Newsroom initiatives boost women’s sport journalism

///Newsroom initiatives boost women’s sport journalism

Newsroom initiatives boost women’s sport journalism

A number of news organisations have taken initiatives to increase coverage of women’s sport and to give support to women who wish to work in that field of journalism. In addition, said Andrew Moger, CEO of the News Media Coalition, editors were playing their role in prompting debate about gender issues within sport through news coverage and opinion-forming articles.

Moger was speaking at the Council of Europe’s (CoE) “All In Plus’ event today (May 10th, 2023) in Strasbourg aimed at ‘promoting greater gender equality in sport”. This was the second council event exploring how sport federations, government institutions and other organisations could help challenge discrimination, misogyny, gender stereotyping and break down barriers to women in media.

During a session on ‘The role of the media in sport’, Moger stressed: ‘At the outset it is important to distinguish between what we might conveniently label the media. There are different sectors which each have different roles, audiences and scope for immediate change. There is the broadcast sector, especially those which are partners to sport events, which have the greatest opportunity to work on programming balance. There’s social media with all its challenges of abuse of athletes and journalists; personal publishing, about which we each have to take responsibility; and then the news media sector which provides a mirror on society including changing attitudes.’

Challenged to comment on how seriously news organisations took issues of women’s representation in newsrooms and in news pages, Moger said: ‘As I look around newsrooms of both publishers and news agencies, I can see many that have taken initiatives to identify how women can be better represented particularly in decision-making roles and find new audiences for coverage of women’s sport.’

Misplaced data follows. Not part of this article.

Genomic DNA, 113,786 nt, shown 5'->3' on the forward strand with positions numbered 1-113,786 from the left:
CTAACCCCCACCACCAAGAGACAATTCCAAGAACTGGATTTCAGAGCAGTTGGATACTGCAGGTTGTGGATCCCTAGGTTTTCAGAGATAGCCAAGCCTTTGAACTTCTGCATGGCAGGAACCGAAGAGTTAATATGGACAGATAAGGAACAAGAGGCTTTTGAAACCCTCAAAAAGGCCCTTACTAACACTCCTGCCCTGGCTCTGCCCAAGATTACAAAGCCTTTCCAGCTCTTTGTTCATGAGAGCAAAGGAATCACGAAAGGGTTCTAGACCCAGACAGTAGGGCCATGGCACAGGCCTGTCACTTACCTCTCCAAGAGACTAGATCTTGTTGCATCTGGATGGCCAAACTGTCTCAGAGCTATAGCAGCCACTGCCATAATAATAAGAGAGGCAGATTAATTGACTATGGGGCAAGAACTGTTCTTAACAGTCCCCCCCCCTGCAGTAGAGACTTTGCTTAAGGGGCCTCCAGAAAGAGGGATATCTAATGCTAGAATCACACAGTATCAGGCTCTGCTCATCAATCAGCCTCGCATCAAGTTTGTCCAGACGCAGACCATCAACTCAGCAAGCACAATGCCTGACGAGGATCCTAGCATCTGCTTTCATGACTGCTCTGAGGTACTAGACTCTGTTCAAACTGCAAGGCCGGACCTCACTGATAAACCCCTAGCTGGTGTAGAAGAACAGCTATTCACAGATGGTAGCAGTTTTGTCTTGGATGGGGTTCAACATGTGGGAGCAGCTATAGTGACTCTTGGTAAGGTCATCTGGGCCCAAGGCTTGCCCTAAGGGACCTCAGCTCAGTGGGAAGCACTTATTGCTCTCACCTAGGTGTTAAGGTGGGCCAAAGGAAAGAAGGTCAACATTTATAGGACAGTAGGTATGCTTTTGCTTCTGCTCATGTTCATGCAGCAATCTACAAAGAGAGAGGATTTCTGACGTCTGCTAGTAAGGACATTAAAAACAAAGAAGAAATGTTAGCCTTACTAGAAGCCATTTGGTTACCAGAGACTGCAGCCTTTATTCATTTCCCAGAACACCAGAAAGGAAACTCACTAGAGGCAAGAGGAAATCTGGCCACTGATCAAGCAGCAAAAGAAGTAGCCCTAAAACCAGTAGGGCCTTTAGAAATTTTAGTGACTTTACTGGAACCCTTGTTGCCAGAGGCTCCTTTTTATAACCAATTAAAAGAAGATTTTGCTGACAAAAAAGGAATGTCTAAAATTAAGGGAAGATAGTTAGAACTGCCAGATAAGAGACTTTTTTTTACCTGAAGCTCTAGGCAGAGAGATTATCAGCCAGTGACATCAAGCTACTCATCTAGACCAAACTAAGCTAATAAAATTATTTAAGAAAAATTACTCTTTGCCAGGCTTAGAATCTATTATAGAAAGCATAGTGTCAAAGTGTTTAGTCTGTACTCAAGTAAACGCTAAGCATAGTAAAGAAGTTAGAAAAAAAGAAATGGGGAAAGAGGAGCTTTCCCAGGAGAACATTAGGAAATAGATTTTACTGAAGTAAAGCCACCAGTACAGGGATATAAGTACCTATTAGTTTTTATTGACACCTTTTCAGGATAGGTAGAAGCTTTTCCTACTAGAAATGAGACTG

He added: ‘They are far from passive in this respect. Some have recruited women to senior editorial roles and provide support to women, as well as male, journalists who suffer abuse from fans in stadia but also online’.

‘Of course for every news organisation and publication due to their different histories, business-models, audience expectations and cultures in their countries there is no single industry approach across many independent news businesses.’

Moger concluded: ‘I don’t want to overstate the progress that has been made, but are signs of positive change in this area’.

The panel brought together specialists and leaders in the field including Mejdaline Mhiri, Sports commentator, journalist, handball player, and co director of French association of women in sports journalism and Mary Byrne, Editor in Chief of the Olympic Channel Services, International Olympic Committee

Mhiri is leading efforts in France to promote the profile of female sports journalists in France. She has founded an association that unites female sports journalists, brings to attention the challenges faced by female sports journalists in their day to day work and has written a charter inviting newsrooms to recruit more women  journalists.

The council will now embark on expanding its data research to identify which sport federations and national institutions are codifying efforts in this area.

Link to event webpage:


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